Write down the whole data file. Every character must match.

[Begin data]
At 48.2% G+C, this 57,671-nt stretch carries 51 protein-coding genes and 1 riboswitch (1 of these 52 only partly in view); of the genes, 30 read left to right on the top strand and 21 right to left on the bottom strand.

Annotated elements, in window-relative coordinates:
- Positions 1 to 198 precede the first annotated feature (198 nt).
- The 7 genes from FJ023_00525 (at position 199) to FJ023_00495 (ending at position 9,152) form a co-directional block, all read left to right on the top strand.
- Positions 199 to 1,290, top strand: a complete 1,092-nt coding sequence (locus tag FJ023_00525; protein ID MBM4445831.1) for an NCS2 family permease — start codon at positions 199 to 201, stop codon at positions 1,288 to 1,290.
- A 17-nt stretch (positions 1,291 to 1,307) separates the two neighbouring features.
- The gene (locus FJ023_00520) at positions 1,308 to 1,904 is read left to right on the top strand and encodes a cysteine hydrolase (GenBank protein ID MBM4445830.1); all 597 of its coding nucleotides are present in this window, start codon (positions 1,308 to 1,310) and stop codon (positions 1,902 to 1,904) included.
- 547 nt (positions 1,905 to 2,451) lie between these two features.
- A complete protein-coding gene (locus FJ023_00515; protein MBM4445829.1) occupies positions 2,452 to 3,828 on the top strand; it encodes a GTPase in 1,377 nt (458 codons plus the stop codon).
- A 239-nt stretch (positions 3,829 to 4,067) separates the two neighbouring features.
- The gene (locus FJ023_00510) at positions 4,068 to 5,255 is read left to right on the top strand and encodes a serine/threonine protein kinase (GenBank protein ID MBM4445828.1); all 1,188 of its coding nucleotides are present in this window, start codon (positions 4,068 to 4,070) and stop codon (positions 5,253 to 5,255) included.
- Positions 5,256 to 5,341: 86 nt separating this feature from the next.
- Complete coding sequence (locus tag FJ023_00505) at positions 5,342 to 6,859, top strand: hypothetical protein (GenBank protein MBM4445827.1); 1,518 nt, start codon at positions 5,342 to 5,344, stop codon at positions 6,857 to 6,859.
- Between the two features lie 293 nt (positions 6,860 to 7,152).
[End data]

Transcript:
At 48.2% G+C, this 57,671-nt stretch carries 51 protein-coding genes and 1 riboswitch (1 of these 52 only partly in view); of the genes, 30 read left to right on the top strand and 21 right to left on the bottom strand.

Annotated elements, in window-relative coordinates:
- Positions 1 to 198 precede the first annotated feature (198 nt).
- The 7 genes from FJ023_00525 (at position 199) to FJ023_00495 (ending at position 9,152) form a co-directional block, all read left to right on the top strand.
- Positions 199 to 1,290, top strand: a complete 1,092-nt coding sequence (locus tag FJ023_00525; protein ID MBM4445831.1) for an NCS2 family permease — start codon at positions 199 to 201, stop codon at positions 1,288 to 1,290.
- A 17-nt stretch (positions 1,291 to 1,307) separates the two neighbouring features.
- The gene (locus FJ023_00520) at positions 1,308 to 1,904 is read left to right on the top strand and encodes a cysteine hydrolase (GenBank protein ID MBM4445830.1); all 597 of its coding nucleotides are present in this window, start codon (positions 1,308 to 1,310) and stop codon (positions 1,902 to 1,904) included.
- 547 nt (positions 1,905 to 2,451) lie between these two features.
- A complete protein-coding gene (locus FJ023_00515; protein MBM4445829.1) occupies positions 2,452 to 3,828 on the top strand; it encodes a GTPase in 1,377 nt (458 codons plus the stop codon).
- A 239-nt stretch (positions 3,829 to 4,067) separates the two neighbouring features.
- The gene (locus FJ023_00510) at positions 4,068 to 5,255 is read left to right on the top strand and encodes a serine/threonine protein kinase (GenBank protein ID MBM4445828.1); all 1,188 of its coding nucleotides are present in this window, start codon (positions 4,068 to 4,070) and stop codon (positions 5,253 to 5,255) included.
- Positions 5,256 to 5,341: 86 nt separating this feature from the next.
- Complete coding sequence (locus tag FJ023_00505) at positions 5,342 to 6,859, top strand: hypothetical protein (GenBank protein MBM4445827.1); 1,518 nt, start codon at positions 5,342 to 5,344, stop codon at positions 6,857 to 6,859.
- Between the two features lie 293 nt (positions 6,860 to 7,152).